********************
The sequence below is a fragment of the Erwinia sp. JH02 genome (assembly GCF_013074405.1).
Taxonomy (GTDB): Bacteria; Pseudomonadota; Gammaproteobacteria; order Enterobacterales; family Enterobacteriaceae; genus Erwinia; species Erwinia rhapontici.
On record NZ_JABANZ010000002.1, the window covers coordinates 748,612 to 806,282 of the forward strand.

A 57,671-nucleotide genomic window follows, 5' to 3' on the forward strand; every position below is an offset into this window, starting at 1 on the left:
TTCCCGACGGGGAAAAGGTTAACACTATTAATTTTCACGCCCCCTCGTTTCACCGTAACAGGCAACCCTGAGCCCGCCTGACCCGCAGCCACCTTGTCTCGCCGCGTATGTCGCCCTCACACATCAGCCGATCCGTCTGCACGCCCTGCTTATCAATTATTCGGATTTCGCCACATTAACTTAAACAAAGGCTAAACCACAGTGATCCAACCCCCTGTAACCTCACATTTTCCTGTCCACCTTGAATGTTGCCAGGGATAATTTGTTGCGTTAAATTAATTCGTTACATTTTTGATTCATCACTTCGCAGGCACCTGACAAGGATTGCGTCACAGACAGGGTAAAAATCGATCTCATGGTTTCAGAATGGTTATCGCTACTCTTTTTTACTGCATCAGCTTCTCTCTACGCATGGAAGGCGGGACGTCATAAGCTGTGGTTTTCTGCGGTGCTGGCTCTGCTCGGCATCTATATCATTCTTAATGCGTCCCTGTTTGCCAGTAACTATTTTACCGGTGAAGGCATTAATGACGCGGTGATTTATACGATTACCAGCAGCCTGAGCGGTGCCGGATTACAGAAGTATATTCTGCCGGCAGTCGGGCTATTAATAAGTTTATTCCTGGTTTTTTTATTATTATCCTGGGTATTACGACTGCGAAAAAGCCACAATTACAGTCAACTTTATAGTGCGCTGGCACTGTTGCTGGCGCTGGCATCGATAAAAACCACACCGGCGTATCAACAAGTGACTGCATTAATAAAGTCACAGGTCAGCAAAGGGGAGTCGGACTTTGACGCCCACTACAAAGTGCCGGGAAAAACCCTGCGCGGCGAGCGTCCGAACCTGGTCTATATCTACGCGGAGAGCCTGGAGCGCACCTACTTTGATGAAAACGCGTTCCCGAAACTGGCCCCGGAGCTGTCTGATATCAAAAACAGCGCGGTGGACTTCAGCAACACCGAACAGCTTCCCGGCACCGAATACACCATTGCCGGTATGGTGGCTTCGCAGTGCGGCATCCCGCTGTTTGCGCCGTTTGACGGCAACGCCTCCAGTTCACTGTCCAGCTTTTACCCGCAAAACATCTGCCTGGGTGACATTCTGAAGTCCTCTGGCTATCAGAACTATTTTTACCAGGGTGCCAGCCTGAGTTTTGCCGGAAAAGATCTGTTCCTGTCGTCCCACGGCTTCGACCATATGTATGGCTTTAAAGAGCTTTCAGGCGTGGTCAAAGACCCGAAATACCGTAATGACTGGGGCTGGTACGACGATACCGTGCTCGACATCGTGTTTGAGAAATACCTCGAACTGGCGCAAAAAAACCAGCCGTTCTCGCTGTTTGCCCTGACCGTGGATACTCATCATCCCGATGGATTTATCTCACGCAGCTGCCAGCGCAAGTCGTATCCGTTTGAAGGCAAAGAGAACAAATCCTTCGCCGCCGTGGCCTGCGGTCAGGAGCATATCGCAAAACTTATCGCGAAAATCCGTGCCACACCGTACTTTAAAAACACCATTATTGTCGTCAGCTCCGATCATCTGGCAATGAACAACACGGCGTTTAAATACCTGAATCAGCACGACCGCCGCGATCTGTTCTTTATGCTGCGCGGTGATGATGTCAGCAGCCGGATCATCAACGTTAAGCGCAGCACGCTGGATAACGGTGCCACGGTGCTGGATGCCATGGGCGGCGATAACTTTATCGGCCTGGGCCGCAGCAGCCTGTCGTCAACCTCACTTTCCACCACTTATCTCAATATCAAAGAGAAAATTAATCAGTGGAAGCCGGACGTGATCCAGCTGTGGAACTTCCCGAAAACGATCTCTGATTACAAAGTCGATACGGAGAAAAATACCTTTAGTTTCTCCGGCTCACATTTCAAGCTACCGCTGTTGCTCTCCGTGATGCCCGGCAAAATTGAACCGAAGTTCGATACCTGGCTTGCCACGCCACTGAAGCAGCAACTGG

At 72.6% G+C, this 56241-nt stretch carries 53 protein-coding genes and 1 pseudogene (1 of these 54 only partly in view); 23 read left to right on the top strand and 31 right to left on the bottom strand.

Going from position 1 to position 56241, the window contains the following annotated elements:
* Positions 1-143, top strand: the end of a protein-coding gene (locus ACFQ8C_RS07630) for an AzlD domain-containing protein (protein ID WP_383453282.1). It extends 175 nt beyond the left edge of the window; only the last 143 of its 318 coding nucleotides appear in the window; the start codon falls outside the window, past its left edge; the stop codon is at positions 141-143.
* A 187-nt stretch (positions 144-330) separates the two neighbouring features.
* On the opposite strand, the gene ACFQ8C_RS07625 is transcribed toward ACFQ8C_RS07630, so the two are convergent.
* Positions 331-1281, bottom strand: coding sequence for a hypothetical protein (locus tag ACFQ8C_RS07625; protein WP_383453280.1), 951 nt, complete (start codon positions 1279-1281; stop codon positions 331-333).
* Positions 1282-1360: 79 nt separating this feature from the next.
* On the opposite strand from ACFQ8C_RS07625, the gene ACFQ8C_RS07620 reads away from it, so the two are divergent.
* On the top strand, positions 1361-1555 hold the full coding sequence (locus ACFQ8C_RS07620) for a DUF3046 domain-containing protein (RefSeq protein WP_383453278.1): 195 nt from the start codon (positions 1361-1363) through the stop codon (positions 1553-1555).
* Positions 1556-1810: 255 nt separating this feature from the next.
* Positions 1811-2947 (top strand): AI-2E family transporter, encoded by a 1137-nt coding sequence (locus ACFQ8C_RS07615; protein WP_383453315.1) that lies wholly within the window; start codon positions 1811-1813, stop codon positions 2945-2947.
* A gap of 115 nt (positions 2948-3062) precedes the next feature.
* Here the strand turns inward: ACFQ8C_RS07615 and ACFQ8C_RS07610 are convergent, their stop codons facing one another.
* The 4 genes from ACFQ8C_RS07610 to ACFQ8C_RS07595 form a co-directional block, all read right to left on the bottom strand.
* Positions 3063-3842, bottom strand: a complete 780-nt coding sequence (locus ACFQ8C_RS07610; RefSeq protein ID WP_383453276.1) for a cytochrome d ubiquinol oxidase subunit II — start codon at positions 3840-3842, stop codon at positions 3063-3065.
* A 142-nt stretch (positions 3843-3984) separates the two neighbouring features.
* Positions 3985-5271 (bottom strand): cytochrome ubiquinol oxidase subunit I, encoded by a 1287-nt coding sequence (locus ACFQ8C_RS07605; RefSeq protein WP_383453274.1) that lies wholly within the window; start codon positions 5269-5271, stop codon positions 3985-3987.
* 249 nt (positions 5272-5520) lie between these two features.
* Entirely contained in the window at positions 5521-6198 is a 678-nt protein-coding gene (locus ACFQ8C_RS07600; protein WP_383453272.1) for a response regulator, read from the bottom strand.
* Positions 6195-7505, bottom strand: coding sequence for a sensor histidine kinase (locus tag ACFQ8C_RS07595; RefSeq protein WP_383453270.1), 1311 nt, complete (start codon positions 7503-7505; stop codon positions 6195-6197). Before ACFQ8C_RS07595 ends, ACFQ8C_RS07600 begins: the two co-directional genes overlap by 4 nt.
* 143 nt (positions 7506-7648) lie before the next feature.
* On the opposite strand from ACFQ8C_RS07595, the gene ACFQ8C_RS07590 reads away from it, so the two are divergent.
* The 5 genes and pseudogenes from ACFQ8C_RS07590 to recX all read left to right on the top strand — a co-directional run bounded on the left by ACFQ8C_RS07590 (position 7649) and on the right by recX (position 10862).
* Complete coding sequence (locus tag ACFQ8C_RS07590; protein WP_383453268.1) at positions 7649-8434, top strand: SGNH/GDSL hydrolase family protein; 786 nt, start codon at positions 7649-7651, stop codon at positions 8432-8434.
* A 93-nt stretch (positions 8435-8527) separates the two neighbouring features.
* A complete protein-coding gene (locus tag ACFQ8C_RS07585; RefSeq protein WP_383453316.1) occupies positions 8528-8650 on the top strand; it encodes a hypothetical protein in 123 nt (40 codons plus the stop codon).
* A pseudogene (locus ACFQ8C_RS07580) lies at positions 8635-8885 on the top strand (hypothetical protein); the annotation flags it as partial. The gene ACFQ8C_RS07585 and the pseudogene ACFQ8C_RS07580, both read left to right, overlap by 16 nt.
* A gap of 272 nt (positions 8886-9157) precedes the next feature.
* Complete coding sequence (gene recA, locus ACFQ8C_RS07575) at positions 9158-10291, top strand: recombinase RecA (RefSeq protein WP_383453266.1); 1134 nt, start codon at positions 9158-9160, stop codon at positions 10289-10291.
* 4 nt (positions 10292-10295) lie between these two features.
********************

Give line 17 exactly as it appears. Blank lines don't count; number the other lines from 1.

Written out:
* A gap of 115 nt (positions 2948-3062) precedes the next feature.